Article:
For their third day together, the panelists moved from the Hospital to meet in the gymnasium of Port Hope Public High School. Later that day, the CAP would host a Public Roundtable Meeting that any member of the public could attend. Before the roundtable began, panelists spent the morning working in groups to determine how each service might correspond with the six values that were the basis of the decision-making framework. By lunchtime, each of the six values groups presented their spectrum of prioritized services and spent time discussing their choices. Shortly after lunch, members of the public began to arrive. Panelists greeted close to fifty members of the public as they sat down at more than two-dozen round tables — each of which focused on one of the six values.
NHH CEO welcomed the audience and providing a detailed account of the financial pressures faced by the Hospital. He stressed that this session was an important opportunity for the public to provide feedback, suggestions and recommendations to the panelists and to the Hospital.
Over the next ninety minutes, the panelists assumed the role of facilitators, listening and asking questions of the new faces that joined their table. The Roundtable Meeting gave the panelists another important perspective to consider in their deliberations.
Day Four: November 28, 2009
For the fourth session of the Panel, members reconvened at the Hospital. In the morning, they heard three final presentations before beginning their deliberations. The chief executive of the Central East Community Care Access Centre (CE CCAC), explained the role his organization plays in providing home care services throughout the region. More that 30,000 clients are supported by the CCAC on any given day, which he described as a “Hospital without walls”.
The executive director of the Port Hope Community Health Centre focused his remarks on how the Health Centre helps to provide primary care to area residents, and also works to promote healthy living. The Centre also runs several community-based programs, including the Walk this Way walking program, a diabetes education program, a support group for caregivers and distributing food from the Good Food Box program
Finally, panelists heard from the president of the Hospital’s medical staff. She shared the perspectives of her physician colleagues and the discussions they’d had concerning the Shared Challenge, Shared Solution process. As someone who has recently chosen the region as her home, she said she was very proud of NHH and the remarkable level of services it offers.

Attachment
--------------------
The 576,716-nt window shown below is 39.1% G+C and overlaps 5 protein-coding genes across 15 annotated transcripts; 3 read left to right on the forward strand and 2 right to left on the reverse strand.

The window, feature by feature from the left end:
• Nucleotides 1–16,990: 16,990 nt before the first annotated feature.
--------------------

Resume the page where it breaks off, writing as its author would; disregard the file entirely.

With the conclusion of the morning presentations, the panelists turned their attention to discussing the differences between the services offered at NHH. Each panelist was asked to take everything they had learned and rank the Hospital’s twenty-three services according to those they deemed to be most essential to the values, mission and future of the Hospital and those that were deemed least essential. Next they compared their lists with one another and found that generally they could divide themselves into four major clusters or groups.
Four new groups formed to discuss the similarities between their rankings. Over the balance of the afternoon, each group worked to name, describe and refine their rankings, which now became known as scenarios. The purpose of each scenario was to describe a plausible future for the Hospital that would include a different range of services.
By mid-afternoon, four distinct scenarios had emerged. They were named “Essential Services: Continuity of Care”, “Integrated Community Acute Care”, “Essential Services” and “Sustaining Our Strengths”. The four groups then proceeded to describe what their future Hospital would look like, as well as determining what services would support this vision. These four scenarios were then provided to the Hospital’s management team for their comments.
Day Five: December 5, 2009
The panelists reconvened for their final day with a sense of excitement and purpose. When they compared their four scenarios at the end of the Northumberland Hills Hospital Citizens’ Advisory Panel on Health Service Prioritization 12 fourth day, they realized their scenarios shared more in common than many had expected. Now it was time to see whether it was possible to bring the four scenarios together. During the course of the week, the management team had met to review each of the scenarios and provide technical advice regarding the feasibility of each proposal.
There was a short presentation that outlined the management team’s response to each scenario, and commended the CAP for the sophistication and plausibility of their proposals. With the benefit of the management team’s review, and clarification on a few remaining questions, the panelists began their final plenary session.
They paused to review each of the twenty-three services, before beginning a two-stage voting process to determine whether each service should be designated as a core or non-core service. Any health service that received fifteen or more votes from among the twenty-five delegates would be designated as core.